In its September Interim Economic Outlook, the OECD said that while the global economic recovery is strong, it remains uneven as countries grapple with a range of issues, including vaccination rates, supply and continued inflation.
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The think tank warned that financial support to economies should remain as long as uncertainty over the short-term outlook persists, adding that fiscal and monetary policy plans should be clearly defined by central banks.
This should be combined with a still accommodative monetary policy, such as low interest rates and continued quantitative easing, and clear indications of how intensely they are prepared to let inflation run before taking action.
He added that international efforts should be stepped up to “provide low-income countries with the resources to immunize their populations,” while public investments in health, digital and energy infrastructure should also receive greater attention.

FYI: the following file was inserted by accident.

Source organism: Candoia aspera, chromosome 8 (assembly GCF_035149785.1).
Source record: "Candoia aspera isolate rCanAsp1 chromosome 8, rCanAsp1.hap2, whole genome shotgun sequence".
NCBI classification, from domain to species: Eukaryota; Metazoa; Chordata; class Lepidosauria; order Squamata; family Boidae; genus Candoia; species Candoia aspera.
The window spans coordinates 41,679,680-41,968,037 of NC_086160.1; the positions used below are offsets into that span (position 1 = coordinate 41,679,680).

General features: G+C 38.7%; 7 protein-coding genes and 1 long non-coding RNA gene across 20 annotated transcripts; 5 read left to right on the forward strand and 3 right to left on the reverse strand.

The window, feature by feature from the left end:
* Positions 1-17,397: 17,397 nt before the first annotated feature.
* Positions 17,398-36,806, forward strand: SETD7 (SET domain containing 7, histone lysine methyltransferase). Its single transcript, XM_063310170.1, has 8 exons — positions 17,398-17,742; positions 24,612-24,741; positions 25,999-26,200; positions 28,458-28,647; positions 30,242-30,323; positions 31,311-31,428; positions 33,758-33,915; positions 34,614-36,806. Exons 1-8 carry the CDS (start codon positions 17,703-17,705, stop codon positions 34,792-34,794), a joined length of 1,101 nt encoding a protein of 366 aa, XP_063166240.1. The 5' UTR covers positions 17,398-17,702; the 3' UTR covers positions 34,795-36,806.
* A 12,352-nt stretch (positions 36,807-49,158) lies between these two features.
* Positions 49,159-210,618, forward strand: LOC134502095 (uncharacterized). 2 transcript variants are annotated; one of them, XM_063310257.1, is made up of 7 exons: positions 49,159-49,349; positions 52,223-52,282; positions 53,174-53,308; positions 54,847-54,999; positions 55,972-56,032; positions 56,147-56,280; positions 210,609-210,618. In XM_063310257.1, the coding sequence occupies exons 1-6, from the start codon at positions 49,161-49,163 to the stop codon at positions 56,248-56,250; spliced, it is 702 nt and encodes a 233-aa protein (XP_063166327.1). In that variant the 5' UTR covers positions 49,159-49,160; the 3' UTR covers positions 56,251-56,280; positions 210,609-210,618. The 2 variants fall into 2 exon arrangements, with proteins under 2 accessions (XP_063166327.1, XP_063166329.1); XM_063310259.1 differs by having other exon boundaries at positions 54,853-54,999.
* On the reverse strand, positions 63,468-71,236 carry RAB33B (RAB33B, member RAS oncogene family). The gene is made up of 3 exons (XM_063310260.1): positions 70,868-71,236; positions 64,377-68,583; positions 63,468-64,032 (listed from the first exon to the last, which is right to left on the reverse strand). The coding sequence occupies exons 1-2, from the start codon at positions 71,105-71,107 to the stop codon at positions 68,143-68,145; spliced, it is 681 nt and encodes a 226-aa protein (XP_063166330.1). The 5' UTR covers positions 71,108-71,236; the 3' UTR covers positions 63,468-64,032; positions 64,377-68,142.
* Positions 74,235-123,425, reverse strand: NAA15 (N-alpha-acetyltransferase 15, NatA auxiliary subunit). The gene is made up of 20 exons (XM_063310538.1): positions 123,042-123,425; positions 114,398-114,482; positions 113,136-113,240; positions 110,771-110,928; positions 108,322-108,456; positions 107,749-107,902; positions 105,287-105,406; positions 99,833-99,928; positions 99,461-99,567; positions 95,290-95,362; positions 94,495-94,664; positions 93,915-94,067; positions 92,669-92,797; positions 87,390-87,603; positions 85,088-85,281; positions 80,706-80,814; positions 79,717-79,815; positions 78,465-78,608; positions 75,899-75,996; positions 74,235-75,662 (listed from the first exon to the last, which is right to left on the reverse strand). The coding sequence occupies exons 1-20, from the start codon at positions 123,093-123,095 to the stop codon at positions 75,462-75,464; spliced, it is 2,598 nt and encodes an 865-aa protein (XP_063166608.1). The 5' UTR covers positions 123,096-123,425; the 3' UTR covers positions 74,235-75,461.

The OECD cut its global growth forecast for 2021 by 0.1 percentage point to 5.7%, but raised its 2022 forecast by 0.1 percentage point to 4.5%.
Inflation is expected to peak at 4.5% across the G20 as a whole this year, before falling back to 3.5% by the end of 2022.
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The UK has seen its growth forecast revised down by half a percentage point from 7.2% to 6.7%, although it is not the only one in the G7 to see a decline.
The United States and Germany received downward revisions of 0.9 and 0.4 percentage points, respectively, to 6% and 2.9%, while France and Italy increased their estimates by growth, up 0.5 and 1.4 percentage points to 6.3% and 5.9%.
China tops the table for real GDP growth projections for 2021 at 8.5%, although its growth forecast of 5.8% for 2022 is eclipsed by India’s 9.9%.